“Woman’s Suffrage by 1925 is Forecast by Rev. J.M. Maxon,” The Lexington Herald, Sunday, May 2, 1915, pages 1 and 3.

Randolph Hollingsworth's picture

Transcription of “Woman’s Suffrage by 1925 is Forecast by Rev. J.M. Maxon,” The Lexington Herald, Sunday, May 2, 1915, pages 1 and 3.

 Woman’s Suffrage by 1925 is Forecast by Rev. J.M. Maxon

Enthusiasts of Many Sections of Blue Grass Join in ‘Votes for Women’ Celebration

Address and Dances at Park Features

Automobiles Decorated in National Colors Move Through Streets

“Even the most fearful among us do not hesitate to express it as our firm belief that the year 1925 will see woman accorded the right of suffrage, to which, by all the laws of God and right, she is entitled for every office from that of President of this great Republic down to pathmaster, in every state from the Atlantic to the Pacific, and from the Great Lakes to the Gulf of Mexico.”

This prediction was the climax of the speech yesterday at Duncan Park by the Right Rev. J. M. Maxon, of Versailles, occupying the principal position on the program for the great out-door meeting in celebration of National Suffrage Day, to attend which many came from miles around, from the neighboring towns, and which drew a liberal attendance from Lexington enthusiasts.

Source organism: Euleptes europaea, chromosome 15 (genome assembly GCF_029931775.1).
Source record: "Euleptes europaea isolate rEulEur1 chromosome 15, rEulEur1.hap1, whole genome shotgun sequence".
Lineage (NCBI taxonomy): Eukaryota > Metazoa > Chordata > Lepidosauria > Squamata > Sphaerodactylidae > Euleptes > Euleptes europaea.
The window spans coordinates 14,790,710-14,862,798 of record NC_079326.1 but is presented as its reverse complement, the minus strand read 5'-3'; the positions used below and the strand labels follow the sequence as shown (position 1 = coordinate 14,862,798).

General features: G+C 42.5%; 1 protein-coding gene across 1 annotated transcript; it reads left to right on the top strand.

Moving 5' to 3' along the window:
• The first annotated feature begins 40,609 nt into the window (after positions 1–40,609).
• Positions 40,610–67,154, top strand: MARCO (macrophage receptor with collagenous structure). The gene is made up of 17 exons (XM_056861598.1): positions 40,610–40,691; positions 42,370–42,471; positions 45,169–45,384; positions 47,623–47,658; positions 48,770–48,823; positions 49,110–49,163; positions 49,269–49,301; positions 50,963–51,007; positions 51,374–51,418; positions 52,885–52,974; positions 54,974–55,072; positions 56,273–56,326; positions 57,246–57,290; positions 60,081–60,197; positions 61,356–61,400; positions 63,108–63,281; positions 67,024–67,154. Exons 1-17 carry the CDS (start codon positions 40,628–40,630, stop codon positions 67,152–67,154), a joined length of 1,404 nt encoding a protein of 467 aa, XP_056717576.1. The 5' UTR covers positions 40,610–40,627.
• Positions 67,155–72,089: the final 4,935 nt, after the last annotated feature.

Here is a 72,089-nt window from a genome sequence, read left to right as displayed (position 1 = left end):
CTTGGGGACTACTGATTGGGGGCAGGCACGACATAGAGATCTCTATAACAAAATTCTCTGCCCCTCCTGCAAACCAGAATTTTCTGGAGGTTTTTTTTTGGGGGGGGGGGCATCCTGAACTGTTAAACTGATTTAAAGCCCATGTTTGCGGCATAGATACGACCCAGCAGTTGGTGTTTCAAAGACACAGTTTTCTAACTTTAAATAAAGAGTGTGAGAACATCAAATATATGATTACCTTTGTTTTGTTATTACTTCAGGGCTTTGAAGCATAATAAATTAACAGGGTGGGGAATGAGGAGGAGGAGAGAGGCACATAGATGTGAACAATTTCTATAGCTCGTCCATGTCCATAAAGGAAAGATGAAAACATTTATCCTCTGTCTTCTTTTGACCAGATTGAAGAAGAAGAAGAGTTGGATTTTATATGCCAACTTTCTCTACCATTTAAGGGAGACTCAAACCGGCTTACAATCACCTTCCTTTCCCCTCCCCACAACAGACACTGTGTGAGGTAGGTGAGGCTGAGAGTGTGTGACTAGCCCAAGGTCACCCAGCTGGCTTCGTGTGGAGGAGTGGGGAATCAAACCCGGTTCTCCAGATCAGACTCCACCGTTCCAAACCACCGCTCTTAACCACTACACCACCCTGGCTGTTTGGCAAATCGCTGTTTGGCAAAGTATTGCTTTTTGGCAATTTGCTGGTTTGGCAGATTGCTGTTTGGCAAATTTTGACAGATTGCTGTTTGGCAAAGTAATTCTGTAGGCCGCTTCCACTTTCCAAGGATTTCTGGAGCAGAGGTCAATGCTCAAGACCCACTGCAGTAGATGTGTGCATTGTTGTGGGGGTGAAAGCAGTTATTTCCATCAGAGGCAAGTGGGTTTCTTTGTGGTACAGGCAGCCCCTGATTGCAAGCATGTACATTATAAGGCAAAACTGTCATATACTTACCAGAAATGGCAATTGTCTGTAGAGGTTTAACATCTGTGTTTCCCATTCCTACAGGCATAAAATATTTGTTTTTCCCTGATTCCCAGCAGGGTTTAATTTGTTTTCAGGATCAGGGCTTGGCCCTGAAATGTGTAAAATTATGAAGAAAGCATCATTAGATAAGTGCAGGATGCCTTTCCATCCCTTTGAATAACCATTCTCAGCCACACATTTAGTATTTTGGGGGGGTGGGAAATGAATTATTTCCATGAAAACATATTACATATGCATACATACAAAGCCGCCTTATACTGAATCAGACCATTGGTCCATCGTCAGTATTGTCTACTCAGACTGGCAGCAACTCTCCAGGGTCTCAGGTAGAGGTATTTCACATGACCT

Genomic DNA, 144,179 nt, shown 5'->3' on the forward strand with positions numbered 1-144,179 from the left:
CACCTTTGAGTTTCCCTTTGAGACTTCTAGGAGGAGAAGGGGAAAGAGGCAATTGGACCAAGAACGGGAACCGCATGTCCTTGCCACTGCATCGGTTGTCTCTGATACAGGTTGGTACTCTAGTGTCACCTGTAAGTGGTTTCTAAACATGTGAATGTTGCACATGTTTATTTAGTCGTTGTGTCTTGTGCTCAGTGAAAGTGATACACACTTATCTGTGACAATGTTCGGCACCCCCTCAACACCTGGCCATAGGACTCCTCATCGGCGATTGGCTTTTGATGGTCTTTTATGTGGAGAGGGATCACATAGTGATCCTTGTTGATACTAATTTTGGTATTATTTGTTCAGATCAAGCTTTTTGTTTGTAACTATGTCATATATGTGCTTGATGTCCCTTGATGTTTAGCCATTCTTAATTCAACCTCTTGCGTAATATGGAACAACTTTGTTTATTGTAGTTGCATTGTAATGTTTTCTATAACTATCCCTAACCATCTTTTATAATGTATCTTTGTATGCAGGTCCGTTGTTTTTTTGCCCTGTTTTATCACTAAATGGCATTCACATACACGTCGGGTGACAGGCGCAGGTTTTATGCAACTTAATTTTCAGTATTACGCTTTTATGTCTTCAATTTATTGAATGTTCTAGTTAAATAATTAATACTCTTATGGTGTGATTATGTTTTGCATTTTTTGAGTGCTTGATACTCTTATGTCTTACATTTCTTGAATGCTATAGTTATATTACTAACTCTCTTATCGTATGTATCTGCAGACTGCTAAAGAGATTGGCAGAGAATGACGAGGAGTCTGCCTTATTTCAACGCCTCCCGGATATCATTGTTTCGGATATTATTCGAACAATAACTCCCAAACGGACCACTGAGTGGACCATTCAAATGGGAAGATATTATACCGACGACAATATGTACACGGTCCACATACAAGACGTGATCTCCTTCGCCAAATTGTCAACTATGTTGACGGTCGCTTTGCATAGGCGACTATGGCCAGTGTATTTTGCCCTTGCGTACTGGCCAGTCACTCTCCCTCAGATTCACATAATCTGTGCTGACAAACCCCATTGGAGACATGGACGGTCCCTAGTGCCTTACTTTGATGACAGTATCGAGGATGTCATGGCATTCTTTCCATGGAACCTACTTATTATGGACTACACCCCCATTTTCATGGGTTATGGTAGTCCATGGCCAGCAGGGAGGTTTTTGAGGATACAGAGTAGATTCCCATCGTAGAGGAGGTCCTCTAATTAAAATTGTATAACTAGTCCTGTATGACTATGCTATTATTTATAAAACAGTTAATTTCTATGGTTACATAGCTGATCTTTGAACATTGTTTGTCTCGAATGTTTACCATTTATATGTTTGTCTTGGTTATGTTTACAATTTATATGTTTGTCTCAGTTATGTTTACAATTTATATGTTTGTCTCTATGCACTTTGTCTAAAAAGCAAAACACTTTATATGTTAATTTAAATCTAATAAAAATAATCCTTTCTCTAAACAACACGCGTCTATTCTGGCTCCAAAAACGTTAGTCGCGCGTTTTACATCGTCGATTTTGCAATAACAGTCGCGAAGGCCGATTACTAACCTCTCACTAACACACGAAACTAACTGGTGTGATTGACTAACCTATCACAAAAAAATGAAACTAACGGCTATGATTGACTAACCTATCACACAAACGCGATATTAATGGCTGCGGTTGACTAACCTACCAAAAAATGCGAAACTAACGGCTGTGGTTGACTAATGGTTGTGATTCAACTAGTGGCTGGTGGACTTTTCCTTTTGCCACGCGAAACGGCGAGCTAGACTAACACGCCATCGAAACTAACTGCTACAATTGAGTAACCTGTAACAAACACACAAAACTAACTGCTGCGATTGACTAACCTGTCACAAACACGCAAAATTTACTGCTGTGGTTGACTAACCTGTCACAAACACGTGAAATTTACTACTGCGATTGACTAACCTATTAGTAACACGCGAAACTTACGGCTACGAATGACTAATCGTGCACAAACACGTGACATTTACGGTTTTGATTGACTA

Former Senator Johnson N. Camdeh and Mrs. Camden, of Versailles, and Congressman and Mrs. Jouett Shouse of Kinsley, Kan., who are visiting here, and others of prominence participated in the parade, which preceded the address at the park. Senator Camden had two cars in the parade. The procession of nearly fifty automobiles, with a body of women on horseback in the vanguard, proceeded through the principle business and residential streets of the city, arriving at Duncan Park at 11:30 o’clock, where the ceremonies of the day were held. Most of the cars were driven by women. The young women on horseback are among the leaders in Blue Grass society. They are Mrs. E.L. Hutchinson, Miss Eunice Wilson, of the Philippines; Miss Anita Roscoe, Miss Dorothy Embry, Miss Chloe Jackson, Miss Ruth Huntington Parker, Miss Dorothy Loughridge, of Lake Providence, La.; Miss Proctor and Miss Marie Young.